SolarGaps is ideal for homes and apartments that do not allow roof-mounted solar panels. The smart blinds can be mounted inside or outside windows to generate electricity, which can in turn be used to power devices in the home or stored in a home battery storage solution as emergency back-up power. Excess electricity may even be sent back through the grid.

The solar blinds may be monitored and controlled via a smartphone app. They are efficient enough to generate up to 100 watt-hours per square metre when mounted outside, and up to 50 watt-hours per square metre when mounted indoors.

“A three-room apartment with windows facing south will be able to produce up to 600 watt-hours, or about 4 kilowatts, per day,” SolarGaps Inc notes.

“In an office or retail space, you can generate up to 10 times more.”

Solar Shingles


Tesla is best known for its driverless cars, but the company is also pushing the boundaries in the field of ESD. Closer to traditional roof-mounted PV panels than SolarWindows and SolarGaps’ blinds, Tesla’s Solar Roof is designed to complement a home’s architecture while performing the same practical function as traditional solar panels: turning electricity into sunlight.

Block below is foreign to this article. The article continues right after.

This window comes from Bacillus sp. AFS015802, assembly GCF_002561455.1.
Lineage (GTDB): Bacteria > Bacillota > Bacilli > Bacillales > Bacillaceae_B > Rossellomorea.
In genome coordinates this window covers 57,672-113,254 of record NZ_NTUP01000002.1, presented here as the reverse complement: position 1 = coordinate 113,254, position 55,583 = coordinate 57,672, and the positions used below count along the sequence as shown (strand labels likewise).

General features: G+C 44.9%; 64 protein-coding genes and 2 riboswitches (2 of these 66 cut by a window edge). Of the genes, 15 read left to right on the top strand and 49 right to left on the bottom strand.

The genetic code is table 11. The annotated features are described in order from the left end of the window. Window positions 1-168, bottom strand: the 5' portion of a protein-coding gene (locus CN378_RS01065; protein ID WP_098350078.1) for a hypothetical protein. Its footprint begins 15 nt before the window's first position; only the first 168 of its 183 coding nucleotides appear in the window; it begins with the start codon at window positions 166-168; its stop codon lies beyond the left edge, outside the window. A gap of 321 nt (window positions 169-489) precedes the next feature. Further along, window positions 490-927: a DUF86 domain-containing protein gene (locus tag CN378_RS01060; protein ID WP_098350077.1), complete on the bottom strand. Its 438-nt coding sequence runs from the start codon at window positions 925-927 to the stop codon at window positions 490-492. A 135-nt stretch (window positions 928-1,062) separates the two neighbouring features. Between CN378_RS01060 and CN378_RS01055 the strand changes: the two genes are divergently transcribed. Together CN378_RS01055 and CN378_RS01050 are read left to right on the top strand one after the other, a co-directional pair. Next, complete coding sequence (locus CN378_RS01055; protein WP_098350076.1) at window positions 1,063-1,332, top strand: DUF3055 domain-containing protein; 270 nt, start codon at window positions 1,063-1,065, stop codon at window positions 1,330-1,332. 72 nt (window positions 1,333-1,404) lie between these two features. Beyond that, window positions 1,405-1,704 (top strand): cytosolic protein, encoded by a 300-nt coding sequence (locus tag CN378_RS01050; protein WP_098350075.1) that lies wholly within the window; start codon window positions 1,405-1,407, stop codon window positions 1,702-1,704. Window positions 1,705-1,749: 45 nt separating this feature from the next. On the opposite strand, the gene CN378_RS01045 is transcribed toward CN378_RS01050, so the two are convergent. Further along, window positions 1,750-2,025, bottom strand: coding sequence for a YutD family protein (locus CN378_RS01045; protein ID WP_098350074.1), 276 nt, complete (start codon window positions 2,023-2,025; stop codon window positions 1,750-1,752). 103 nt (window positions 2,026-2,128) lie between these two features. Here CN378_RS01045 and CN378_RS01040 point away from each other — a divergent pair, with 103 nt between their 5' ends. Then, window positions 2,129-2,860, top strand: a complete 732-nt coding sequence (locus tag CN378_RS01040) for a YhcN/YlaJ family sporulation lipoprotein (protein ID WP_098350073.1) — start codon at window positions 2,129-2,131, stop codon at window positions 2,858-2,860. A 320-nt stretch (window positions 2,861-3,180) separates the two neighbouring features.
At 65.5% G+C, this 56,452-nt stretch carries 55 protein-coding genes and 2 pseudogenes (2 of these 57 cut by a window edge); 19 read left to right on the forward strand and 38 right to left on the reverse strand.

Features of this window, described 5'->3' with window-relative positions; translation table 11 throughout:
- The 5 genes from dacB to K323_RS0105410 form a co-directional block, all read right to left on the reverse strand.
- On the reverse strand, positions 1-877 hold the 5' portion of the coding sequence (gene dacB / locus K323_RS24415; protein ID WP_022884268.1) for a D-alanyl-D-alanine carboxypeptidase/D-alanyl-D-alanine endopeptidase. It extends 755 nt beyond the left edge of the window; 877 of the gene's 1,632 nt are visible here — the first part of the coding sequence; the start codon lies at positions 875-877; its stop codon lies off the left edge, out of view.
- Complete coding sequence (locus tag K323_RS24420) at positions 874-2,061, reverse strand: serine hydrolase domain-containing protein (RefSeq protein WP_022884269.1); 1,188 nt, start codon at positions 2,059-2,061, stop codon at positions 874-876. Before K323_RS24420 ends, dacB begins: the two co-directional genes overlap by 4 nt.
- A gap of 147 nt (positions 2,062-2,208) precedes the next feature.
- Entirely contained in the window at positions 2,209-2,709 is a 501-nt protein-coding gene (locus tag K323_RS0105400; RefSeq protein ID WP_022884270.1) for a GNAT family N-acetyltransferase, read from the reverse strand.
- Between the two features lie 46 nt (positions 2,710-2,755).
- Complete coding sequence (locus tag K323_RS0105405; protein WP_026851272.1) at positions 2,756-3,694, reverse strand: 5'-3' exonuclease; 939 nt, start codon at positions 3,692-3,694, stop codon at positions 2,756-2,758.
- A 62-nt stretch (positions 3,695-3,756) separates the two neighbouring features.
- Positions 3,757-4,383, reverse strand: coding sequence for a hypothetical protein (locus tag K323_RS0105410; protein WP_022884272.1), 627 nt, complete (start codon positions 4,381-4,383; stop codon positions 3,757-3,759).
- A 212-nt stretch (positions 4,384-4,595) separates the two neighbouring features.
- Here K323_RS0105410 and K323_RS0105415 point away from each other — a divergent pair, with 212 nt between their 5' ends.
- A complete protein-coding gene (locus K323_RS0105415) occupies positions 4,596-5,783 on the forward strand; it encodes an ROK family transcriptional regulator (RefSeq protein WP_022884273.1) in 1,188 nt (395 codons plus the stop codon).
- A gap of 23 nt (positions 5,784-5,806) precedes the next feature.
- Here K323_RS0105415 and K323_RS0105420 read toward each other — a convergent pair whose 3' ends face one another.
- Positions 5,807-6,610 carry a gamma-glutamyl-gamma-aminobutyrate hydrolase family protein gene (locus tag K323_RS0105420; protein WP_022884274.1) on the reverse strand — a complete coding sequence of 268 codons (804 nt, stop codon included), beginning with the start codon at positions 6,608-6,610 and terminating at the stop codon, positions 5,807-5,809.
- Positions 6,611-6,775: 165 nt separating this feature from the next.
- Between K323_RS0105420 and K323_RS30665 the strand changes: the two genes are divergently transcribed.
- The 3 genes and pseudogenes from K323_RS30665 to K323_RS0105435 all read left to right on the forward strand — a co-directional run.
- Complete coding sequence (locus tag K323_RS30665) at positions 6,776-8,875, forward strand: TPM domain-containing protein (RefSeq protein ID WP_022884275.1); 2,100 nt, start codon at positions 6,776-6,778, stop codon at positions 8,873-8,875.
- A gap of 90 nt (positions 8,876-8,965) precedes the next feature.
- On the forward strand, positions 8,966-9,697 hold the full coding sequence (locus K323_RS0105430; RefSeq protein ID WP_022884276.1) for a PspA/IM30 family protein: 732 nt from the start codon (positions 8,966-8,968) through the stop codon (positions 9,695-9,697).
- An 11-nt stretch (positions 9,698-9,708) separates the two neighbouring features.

The company offers two types of glass tiles – solar and non-solar – that both have the same appearance from street level. This allows homeowners to customise the amount of electricity they want their Solar Roof to produce. The product integrates with a Powerwall battery, which means energy collected during the day may be stored and made available at any time.


Tesla’s Solar Roof tiles are made of tempered glass, and are over three times stronger than standard roofing tiles. So certain is Tesla of their strength, the Solar Roof tiles come with a warranty that covers the lifespan of the entire house. Preorders have already begun for Tesla’s solar shingles, with estimated costs inclusive of materials, installation and the removal of old roof tiles.

Printed Solar Panels


Researchers at The University of Newcastle, led by professor Paul Dastoor, are keeping Australia in the race to innovate with their printed solar cells.